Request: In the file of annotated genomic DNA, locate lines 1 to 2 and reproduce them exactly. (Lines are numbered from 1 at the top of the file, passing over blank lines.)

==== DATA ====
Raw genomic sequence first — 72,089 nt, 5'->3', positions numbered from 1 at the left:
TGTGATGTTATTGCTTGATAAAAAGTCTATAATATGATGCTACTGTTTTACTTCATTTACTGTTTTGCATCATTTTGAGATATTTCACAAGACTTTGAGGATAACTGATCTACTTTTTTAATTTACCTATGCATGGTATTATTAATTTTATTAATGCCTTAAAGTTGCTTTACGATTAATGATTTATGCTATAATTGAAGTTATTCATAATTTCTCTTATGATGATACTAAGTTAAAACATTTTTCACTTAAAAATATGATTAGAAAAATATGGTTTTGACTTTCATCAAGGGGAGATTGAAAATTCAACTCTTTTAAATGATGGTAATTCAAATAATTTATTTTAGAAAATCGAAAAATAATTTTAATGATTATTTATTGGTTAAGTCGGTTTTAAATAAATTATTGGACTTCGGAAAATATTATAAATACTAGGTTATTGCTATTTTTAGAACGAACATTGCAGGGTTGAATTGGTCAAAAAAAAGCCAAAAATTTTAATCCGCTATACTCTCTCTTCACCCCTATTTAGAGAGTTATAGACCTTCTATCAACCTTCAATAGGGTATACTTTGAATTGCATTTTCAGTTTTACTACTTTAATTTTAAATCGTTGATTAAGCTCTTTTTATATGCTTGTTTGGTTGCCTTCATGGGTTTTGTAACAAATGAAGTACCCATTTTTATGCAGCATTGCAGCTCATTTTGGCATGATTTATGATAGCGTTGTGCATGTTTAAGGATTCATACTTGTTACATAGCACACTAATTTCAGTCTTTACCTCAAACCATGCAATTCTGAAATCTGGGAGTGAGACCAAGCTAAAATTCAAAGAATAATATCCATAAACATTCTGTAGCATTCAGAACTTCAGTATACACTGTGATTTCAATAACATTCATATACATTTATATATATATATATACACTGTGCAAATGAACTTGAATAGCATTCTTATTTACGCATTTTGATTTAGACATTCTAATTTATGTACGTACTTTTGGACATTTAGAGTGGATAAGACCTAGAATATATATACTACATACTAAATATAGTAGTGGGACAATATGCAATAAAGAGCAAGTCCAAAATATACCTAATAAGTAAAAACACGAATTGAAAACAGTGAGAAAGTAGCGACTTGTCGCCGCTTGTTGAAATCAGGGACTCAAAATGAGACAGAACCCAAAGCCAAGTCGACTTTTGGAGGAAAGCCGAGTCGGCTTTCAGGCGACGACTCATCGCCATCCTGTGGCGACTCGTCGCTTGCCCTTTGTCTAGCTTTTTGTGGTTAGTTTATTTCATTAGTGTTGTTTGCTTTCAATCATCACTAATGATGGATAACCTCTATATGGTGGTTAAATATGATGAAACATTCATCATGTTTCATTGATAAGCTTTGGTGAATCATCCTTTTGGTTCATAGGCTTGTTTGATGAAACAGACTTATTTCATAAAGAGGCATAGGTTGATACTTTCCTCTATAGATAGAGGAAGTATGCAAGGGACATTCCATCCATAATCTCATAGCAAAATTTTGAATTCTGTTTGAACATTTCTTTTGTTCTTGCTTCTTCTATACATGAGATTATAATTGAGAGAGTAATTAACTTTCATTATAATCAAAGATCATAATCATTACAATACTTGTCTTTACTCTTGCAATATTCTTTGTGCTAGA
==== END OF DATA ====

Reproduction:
Raw genomic sequence first — 72,089 nt, 5'->3', positions numbered from 1 at the left:
TGTGATGTTATTGCTTGATAAAAAGTCTATAATATGATGCTACTGTTTTACTTCATTTACTGTTTTGCATCATTTTGAGATATTTCACAAGACTTTGAGGATAACTGATCTACTTTTTTAATTTACCTATGCATGGTATTATTAATTTTATTAATGCCTTAAAGTTGCTTTACGATTAATGATTTATGCTATAATTGAAGTTATTCATAATTTCTCTTATGATGATACTAAGTTAAAACATTTTTCACTTAAAAATATGATTAGAAAAATATGGTTTTGACTTTCATCAAGGGGAGATTGAAAATTCAACTCTTTTAAATGATGGTAATTCAAATAATTTATTTTAGAAAATCGAAAAATAATTTTAATGATTATTTATTGGTTAAGTCGGTTTTAAATAAATTATTGGACTTCGGAAAATATTATAAATACTAGGTTATTGCTATTTTTAGAACGAACATTGCAGGGTTGAATTGGTCAAAAAAAAGCCAAAAATTTTAATCCGCTATACTCTCTCTTCACCCCTATTTAGAGAGTTATAGACCTTCTATCAACCTTCAATAGGGTATACTTTGAATTGCATTTTCAGTTTTACTACTTTAATTTTAAATCGTTGATTAAGCTCTTTTTATATGCTTGTTTGGTTGCCTTCATGGGTTTTGTAACAAATGAAGTACCCATTTTTATGCAGCATTGCAGCTCATTTTGGCATGATTTATGATAGCGTTGTGCATGTTTAAGGATTCATACTTGTTACATAGCACACTAATTTCAGTCTTTACCTCAAACCATGCAATTCTGAAATCTGGGAGTGAGACCAAGCTAAAATTCAAAGAATAATATCCATAAACATTCTGTAGCATTCAGAACTTCAGTATACACTGTGATTTCAATAACATTCATATACATTTATATATATATATATACACTGTGCAAATGAACTTGAATAGCATTCTTATTTACGCATTTTGATTTAGACATTCTAATTTATGTACGTACTTTTGGACATTTAGAGTGGATAAGACCTAGAATATATATACTACATACTAAATATAGTAGTGGGACAATATGCAATAAAGAGCAAGTCCAAAATATACCTAATAAGTAAAAACACGAATTGAAAACAGTGAGAAAGTAGCGACTTGTCGCCGCTTGTTGAAATCAGGGACTCAAAATGAGACAGAACCCAAAGCCAAGTCGACTTTTGGAGGAAAGCCGAGTCGGCTTTCAGGCGACGACTCATCGCCATCCTGTGGCGACTCGTCGCTTGCCCTTTGTCTAGCTTTTTGTGGTTAGTTTATTTCATTAGTGTTGTTTGCTTTCAATCATCACTAATGATGGATAACCTCTATATGGTGGTTAAATATGATGAAACATTCATCATGTTTCATTGATAAGCTTTGGTGAATCATCCTTTTGGTTCATAGGCTTGTTTGATGAAACAGACTTATTTCATAAAGAGGCATAGGTTGATACTTTCCTCTATAGATAGAGGAAGTATGCAAGGGACATTCCATCCATAATCTCATAGCAAAATTTTGAATTCTGTTTGAACATTTCTTTTGTTCTTGCTTCTTCTATACATGAGATTATAATTGAGAGAGTAATTAACTTTCATTATAATCAAAGATCATAATCATTACAATACTTGTCTTTACTCTTGCAATATTCTTTGTGCTAGA